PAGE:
This message was posted on behalf of Intel Corporation
I have tested scripts that used more than one interrupt, however I would not recommend to activate them at the same time to avoid issues on the code. However, the documentation found in http://iotdk.intel.com/docs/master/mraa/classmraa_1_1_gpio.html does not mention if Edison can set priority for an interrupt above another.
arfoll, what do you think? Am I missing something?
The Linux kernel can handle multiple parallel interrupts coming from different GPIOs.
I don't know about mraa. I think it launches multiple threads that listen to interrupts independently.
There are usually two other problems if you connect a button and handle interrupts when the button is pushed.
1. You want to quickly handle multiple subsequent button pushes. Then the interrupt handler must be very short. It should set a flag and exit, then the main program should do something when the flag is set.
2. Button debouncing. One button push can trigger multiple interrupts. After the first interrupt, other interrupts should be ignored for the predefined amount of time like 50ms.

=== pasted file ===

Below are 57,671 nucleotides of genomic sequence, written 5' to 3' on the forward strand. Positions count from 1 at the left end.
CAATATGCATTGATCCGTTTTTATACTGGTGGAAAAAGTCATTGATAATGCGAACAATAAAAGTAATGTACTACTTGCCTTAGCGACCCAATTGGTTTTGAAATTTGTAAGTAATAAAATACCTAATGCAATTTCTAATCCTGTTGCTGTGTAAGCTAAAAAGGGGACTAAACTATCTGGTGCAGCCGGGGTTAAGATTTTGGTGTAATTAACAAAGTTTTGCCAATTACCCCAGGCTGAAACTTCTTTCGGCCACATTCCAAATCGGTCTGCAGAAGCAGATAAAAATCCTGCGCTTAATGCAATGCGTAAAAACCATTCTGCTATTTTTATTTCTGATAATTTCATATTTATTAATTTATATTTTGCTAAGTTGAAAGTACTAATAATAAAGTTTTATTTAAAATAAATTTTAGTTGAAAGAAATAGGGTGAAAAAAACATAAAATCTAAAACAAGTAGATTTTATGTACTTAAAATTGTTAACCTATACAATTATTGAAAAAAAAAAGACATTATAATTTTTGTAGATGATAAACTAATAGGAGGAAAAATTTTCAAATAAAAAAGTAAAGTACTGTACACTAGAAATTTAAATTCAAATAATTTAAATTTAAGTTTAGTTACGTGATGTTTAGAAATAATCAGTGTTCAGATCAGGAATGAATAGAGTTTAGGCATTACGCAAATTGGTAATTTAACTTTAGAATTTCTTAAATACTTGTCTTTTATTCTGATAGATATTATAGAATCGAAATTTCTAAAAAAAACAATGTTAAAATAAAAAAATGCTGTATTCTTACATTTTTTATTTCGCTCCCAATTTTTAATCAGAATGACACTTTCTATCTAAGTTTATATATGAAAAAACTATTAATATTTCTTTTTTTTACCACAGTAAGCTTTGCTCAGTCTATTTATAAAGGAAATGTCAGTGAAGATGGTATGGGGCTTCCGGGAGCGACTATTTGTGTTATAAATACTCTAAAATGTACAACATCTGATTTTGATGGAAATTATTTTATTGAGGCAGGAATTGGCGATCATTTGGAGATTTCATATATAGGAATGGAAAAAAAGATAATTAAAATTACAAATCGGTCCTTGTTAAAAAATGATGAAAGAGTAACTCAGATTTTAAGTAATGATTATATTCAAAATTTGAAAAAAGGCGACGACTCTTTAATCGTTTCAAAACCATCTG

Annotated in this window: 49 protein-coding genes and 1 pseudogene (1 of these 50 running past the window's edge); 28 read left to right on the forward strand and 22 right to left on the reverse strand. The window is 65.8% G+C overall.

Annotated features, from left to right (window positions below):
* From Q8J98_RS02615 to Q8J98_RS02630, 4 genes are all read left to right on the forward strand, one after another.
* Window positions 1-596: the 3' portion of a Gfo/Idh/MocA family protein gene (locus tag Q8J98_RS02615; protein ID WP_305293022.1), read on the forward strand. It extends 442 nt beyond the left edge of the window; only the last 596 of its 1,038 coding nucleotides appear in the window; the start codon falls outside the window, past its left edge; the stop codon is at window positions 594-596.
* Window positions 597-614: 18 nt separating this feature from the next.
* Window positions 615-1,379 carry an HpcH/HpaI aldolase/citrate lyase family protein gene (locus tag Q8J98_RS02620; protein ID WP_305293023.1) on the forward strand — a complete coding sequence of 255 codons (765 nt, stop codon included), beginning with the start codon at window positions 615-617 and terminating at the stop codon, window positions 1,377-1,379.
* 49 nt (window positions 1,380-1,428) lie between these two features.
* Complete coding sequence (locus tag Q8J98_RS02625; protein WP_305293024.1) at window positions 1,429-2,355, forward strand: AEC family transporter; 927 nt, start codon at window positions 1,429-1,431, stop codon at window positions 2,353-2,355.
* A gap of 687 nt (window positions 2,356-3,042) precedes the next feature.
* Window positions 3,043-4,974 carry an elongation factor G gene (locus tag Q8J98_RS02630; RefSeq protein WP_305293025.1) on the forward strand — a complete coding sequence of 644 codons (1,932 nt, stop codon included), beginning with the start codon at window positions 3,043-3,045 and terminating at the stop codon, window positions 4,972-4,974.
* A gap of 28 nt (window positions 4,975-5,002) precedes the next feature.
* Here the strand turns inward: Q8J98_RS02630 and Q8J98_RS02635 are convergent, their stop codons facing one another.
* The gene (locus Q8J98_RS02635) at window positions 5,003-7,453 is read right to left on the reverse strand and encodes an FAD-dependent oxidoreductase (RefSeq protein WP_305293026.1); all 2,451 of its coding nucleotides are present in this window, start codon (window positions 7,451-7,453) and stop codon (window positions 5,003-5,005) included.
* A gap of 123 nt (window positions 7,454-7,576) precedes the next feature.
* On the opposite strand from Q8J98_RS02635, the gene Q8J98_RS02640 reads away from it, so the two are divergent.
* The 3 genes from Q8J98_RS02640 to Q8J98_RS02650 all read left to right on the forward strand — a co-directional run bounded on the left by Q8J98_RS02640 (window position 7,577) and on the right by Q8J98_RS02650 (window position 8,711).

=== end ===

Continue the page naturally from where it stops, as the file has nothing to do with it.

Thank you for your input.
However, I am afraid it is not a choice for me to activate only one interrupt at a time in my application because I have no idea which interrupt will come first. For Arduino, I believe that it can handle only one interrupt at a time meaning other interrupts will be ignored when one is executing. This is fine for me actually. I am just concerned whether some unexpected behaviour will happen on Intel Edison if such an incident happens.
Thank you very much.
1 of 1 people found this helpful
lyfkyle a 'real' arduino will behave as you say. Mraa is capable of calling your interrupt handlers at the same time, there's no blocking there unless you're in a high level language like node.js or python where each interrupt will be executed whilst the main interpreter thread is locked. There's no issue with interrupt2 occurring when InterruptHandler1 and you even be executing your ISRs at the same time.
Vincenze kernel does support this but there's no userspace API to do it (at least I haven't found a good way), multiple threads works well and costs very little since they essentially get woken by the interrupt.
1. Subsequent pushes of the same button/gpio then yes you need to get in/out of ISR fast. For multiple GPIOs no, you can be slow. But remember userspace Linux cannot give guarantees on how fast we will treat the ISR so performance can be v.variable.
2. We're way too slow to notice that. Kernel drivers typically have denouncing protection anyways and if you're really worried just hog the ISR thread with a sleep.